Nestled between Tokyo and Kyoto is Kawasaki, a relatively undiscovered gem in the collection of Japanese cities. Kawasaki is home to beautiful natural trails, revered Buddhist temples, and interesting cultural festivals. Visit in the spring and summer and you'll catch mesmerizing fireworks and outdoor celebrations.
Foodies and shopaholics will not want to miss Lazona Kawasaki Plaza, a shopping center with over 300 local and international brands and a range of dining choices.
If the natural world is what you crave, don't miss visiting Kawasaki's own little edens, Ikuta Ryokuchi Park and Higashitakane Forestry Park.
For a piece of tranquility coupled with history, make sure to visit the famed Kawasaki Daishi Heikenji Temple and Ozenji Temple.
Unleash your inner adrenaline junkie with a ride on the Bandit and the Loop Coaster Momonga at this amusement park.
Luckily, Kawasaki weather makes visiting traditional Japanese buildings and old eastern architecture easy to do.
Scream your head off on the sheer drops, deadly twists and heartstopping turns of the legendary Bandit rollercoaster, which travels at a top speed of 70 miles per hour. Through a forest. Yes, it's just you and 50 other screaming riders. If you haven't had enough, check out the bungee jump station and leap 7 stories - that's 72 feet! - to your certain adrenaline rush. The Yomiuri adventure park also features tons of other great opportunities, including a stunning gondola ride to view the magical cherry blossoms below, an interactive laser obstacle/escape room, a massive Ferris wheel with generous views of the distant, looming Mt. Fuji and a splash park called "Pool WAI" that's open in the summer.
Shingon Buddhism is a last surviving but major sect of the practice of Buddhism of Vajrayana lineages, which was spread by traveling monks from India and China. The Kawasaki Daishi Temple is its main "headquarters", if you will, and was founded for the Chizan sect in 1128. If it seems rather sturdy for its age, take note: the original temple was destroyed in the Second World War but was rebuilt in 1958 and restored to its Heian Period style of architecture. Besides the stunning main gate, take in the Hakkaku Gojunoto, a five-storey pagoda, and the small Sutra Hall, containing 1,700 volumes of hand-printed Buddhist sutras and Chinese-style paintings on its ceilings, like its Roman Catholic cathedral counterparts.
The stunning roof and semi-circular platform design is not the only thing that makes Lazona Kawasaki Plaza a must-see. Whether you're a shopaholic or simply an architecture buff, this shopping center is home to more than just sales. It's surrounded by beautiful glass buildings and its open-air center is the perfect place for musicals, concerts and more.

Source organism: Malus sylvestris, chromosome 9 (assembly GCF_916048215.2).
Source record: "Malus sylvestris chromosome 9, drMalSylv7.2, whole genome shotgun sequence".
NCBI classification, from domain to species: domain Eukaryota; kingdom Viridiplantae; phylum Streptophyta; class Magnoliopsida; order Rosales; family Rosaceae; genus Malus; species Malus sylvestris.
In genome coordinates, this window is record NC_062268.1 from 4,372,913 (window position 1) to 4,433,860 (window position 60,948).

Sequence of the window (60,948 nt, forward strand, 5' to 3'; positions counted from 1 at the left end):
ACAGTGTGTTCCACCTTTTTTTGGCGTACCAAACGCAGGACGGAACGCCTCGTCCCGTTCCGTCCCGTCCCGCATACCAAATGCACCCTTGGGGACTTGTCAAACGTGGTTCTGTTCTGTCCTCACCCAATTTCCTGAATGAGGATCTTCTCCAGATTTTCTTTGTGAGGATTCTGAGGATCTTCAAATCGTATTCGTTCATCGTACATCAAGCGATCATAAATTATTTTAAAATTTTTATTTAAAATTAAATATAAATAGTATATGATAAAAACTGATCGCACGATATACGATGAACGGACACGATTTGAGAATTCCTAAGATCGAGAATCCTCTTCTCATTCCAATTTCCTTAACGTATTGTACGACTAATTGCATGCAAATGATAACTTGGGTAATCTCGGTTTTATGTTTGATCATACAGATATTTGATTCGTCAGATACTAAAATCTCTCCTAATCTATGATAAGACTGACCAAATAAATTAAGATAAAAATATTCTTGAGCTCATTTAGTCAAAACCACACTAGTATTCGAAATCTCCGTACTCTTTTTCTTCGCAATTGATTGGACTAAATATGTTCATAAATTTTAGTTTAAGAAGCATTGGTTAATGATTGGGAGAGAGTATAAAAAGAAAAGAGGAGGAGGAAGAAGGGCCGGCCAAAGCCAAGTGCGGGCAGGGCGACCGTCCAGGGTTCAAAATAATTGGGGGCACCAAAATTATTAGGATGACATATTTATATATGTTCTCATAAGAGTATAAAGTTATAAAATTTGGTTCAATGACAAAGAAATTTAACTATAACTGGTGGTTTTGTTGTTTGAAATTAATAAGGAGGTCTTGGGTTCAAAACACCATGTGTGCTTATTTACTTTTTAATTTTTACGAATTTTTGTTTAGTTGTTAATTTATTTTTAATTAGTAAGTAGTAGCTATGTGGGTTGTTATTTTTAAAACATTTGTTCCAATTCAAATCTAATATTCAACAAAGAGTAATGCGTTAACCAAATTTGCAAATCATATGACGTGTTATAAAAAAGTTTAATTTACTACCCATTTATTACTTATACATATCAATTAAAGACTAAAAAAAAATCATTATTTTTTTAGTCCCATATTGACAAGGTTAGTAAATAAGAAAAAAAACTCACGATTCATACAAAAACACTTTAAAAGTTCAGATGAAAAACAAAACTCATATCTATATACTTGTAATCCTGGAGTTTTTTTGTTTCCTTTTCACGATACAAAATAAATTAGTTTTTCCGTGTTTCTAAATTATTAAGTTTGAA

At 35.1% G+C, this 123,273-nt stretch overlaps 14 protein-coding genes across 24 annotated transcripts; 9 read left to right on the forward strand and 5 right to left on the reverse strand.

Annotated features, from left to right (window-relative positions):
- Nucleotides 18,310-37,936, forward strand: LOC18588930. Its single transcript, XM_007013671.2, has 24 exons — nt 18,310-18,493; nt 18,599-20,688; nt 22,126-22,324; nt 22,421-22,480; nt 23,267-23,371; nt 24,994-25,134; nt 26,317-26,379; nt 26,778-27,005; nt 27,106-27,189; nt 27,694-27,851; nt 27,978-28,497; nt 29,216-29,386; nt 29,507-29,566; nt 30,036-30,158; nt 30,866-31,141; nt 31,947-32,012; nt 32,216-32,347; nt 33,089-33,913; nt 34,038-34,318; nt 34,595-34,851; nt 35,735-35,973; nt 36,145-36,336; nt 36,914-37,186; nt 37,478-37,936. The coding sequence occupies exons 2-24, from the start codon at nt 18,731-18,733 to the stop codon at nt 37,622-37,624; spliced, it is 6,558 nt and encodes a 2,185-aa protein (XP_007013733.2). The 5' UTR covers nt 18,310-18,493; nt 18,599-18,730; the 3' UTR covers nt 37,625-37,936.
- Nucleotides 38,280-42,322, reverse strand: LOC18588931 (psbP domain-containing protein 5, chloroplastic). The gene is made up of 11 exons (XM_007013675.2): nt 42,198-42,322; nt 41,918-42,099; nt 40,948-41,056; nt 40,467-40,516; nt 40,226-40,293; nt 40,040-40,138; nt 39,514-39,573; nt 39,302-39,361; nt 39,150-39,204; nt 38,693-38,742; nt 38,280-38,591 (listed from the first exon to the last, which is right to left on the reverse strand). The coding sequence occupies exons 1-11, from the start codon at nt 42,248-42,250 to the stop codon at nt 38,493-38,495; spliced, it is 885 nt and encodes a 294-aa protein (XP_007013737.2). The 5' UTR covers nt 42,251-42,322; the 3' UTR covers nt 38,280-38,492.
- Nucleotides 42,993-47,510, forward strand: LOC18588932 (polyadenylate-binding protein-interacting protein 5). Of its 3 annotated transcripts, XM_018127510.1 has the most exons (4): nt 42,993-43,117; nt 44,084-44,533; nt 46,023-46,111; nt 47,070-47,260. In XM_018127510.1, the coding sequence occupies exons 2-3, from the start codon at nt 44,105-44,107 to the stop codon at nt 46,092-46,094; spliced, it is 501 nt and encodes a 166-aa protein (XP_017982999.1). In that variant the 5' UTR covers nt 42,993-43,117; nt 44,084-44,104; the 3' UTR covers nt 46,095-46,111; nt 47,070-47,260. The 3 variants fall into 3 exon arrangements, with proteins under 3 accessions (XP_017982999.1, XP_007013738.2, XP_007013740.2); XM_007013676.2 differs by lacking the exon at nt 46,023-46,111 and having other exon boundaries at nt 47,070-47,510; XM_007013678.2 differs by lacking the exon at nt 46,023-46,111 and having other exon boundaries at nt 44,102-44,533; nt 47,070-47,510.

Wandering the lanes of the perfectly preserved Japanese village of Nihon Minka-en, you'll think you've been whisked back in time to a simpler age. A collection of 20 traditional farm houses, or "minka", as they're known locally, these thatched roof houses, with their simple bamboo, paper and wood interiors and sliding doors, will put you in mind of all the Japanese samurai movies you've ever viewed. Besides the watermill and boat house, there is also a traditional kabuki theater. Close your eyes and be transported.
Though Nihon Minka-en is itself located in the Ikuta Ryokuchi Park, there is another reason to visit this tranquil green space. The park is home to a viewing platform or observatory deck atop Mt. Masugata. Here is the Kawasaki Municipal Science Museum, which has its own planetarium, multiple interactive exhibits and telescopes. All those who visit in the evening can enjoy a view of the stars from the Land of the Rising Sun.
Kawasaki enjoys a mild and temperate climate year round. Because of this, the city experiences quite a bit of rainfall, even in the driest months.
The closest airport that services Kawasaki is Narita Airport (NRT). To get to the city center, take the Narita Express to Tokyo and transfer to the Tokaido line. Tickets cost ¥3,280.
There are multiple lines that run in to Kawasaki. Hop on the Tokaido line, the Keihin-Tohoku line or the Nambu line if you`re coming in from Tokyo. Fares cost ¥290-620.
Route 15, known as Daiichi Keihin, and Route 1, called Daini-Keihin, feed into Kawasaki via the Metropolitan Expressway.
Willer Express overnight buses come in from various other cities like Nagano and Tokyo for fares starting at ¥1000.
For those staying on a budget, the popular Toyoko Inn is a reliable franchise of hotels. For more comfort, check in to Hotel Noanoa. Or else, the Kawasaki Nikko Hotel is sure to satisfy you in luxury.
Noborito - enjoy the Taro Museum of Art and the Nihon Minka-en folk village in this neighborhoood.
Yurigaoka - this is a mostly residential neighborhood in Kawasaki, though visitors frequently stay here and commute to the city center.
Saiwai-ku - this ward is home to attractions like the Toshiba Science Museum and Yumemigasaki Zoological Park. Don`t miss the cherry blossoms at the beginning of spring.
To get around the city you can walk or take the Keikyū Daishi Line for ¥230.
Taxis in Kawasaki are easy to find and hail. Fares start at ¥765 and it costs ¥465 per mile after that.
Nippon Rent-A-Car is Kawasaki's car rental facility of choice and you can find offices located between Kawasaki Station and Route 15 that will rent cars starting at ¥8,424
The Kawasaki-Daishi station is connected to a large shopping arcade. There is also the Lazona Kawasaki Plaza in the Saiwai-ku ward that will keep you plenty busy.
A quart of milk costs ¥196 and a dozen eggs will run you around ¥260, which is comparable to Tokyo prices.
Whether you're passing through or staying a while, there are plenty of great places to eat. Stop by the Toritei, east of Kawasaki Station, for juicy yakitori skewers starting at ¥3,000 for two.